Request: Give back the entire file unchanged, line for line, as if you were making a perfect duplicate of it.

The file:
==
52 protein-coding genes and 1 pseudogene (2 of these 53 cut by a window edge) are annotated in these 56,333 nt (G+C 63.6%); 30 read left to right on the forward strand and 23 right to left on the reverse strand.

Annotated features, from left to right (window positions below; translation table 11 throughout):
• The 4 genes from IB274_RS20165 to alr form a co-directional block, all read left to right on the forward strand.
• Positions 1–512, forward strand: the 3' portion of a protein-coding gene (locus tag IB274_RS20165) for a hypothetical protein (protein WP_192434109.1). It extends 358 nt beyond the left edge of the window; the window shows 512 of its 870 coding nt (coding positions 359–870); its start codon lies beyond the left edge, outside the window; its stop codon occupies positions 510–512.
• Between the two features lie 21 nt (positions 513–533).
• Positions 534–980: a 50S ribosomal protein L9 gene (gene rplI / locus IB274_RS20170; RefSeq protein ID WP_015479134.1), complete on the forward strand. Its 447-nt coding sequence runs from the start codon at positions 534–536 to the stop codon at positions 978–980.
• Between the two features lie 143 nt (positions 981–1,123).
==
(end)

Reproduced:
52 protein-coding genes and 1 pseudogene (2 of these 53 cut by a window edge) are annotated in these 56,333 nt (G+C 63.6%); 30 read left to right on the forward strand and 23 right to left on the reverse strand.

Annotated features, from left to right (window positions below; translation table 11 throughout):
• The 4 genes from IB274_RS20165 to alr form a co-directional block, all read left to right on the forward strand.
• Positions 1–512, forward strand: the 3' portion of a protein-coding gene (locus tag IB274_RS20165) for a hypothetical protein (protein WP_192434109.1). It extends 358 nt beyond the left edge of the window; the window shows 512 of its 870 coding nt (coding positions 359–870); its start codon lies beyond the left edge, outside the window; its stop codon occupies positions 510–512.
• Between the two features lie 21 nt (positions 513–533).
• Positions 534–980: a 50S ribosomal protein L9 gene (gene rplI / locus IB274_RS20170; RefSeq protein ID WP_015479134.1), complete on the forward strand. Its 447-nt coding sequence runs from the start codon at positions 534–536 to the stop codon at positions 978–980.
• Between the two features lie 143 nt (positions 981–1,123).